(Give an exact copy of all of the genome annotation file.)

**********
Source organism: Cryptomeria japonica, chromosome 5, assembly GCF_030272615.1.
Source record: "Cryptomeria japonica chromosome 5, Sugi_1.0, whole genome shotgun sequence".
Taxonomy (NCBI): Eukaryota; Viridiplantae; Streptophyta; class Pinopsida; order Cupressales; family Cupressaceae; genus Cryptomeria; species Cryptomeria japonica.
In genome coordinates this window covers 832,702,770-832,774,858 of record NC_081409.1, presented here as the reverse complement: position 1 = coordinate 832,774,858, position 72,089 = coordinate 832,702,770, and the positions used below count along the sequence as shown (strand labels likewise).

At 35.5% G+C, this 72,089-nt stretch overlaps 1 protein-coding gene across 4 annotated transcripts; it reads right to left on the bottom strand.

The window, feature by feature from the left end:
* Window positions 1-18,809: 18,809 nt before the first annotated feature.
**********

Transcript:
Source organism: Cryptomeria japonica, chromosome 5, assembly GCF_030272615.1.
Source record: "Cryptomeria japonica chromosome 5, Sugi_1.0, whole genome shotgun sequence".
Taxonomy (NCBI): Eukaryota; Viridiplantae; Streptophyta; class Pinopsida; order Cupressales; family Cupressaceae; genus Cryptomeria; species Cryptomeria japonica.
In genome coordinates this window covers 832,702,770-832,774,858 of record NC_081409.1, presented here as the reverse complement: position 1 = coordinate 832,774,858, position 72,089 = coordinate 832,702,770, and the positions used below count along the sequence as shown (strand labels likewise).

At 35.5% G+C, this 72,089-nt stretch overlaps 1 protein-coding gene across 4 annotated transcripts; it reads right to left on the bottom strand.

The window, feature by feature from the left end:
* Window positions 1-18,809: 18,809 nt before the first annotated feature.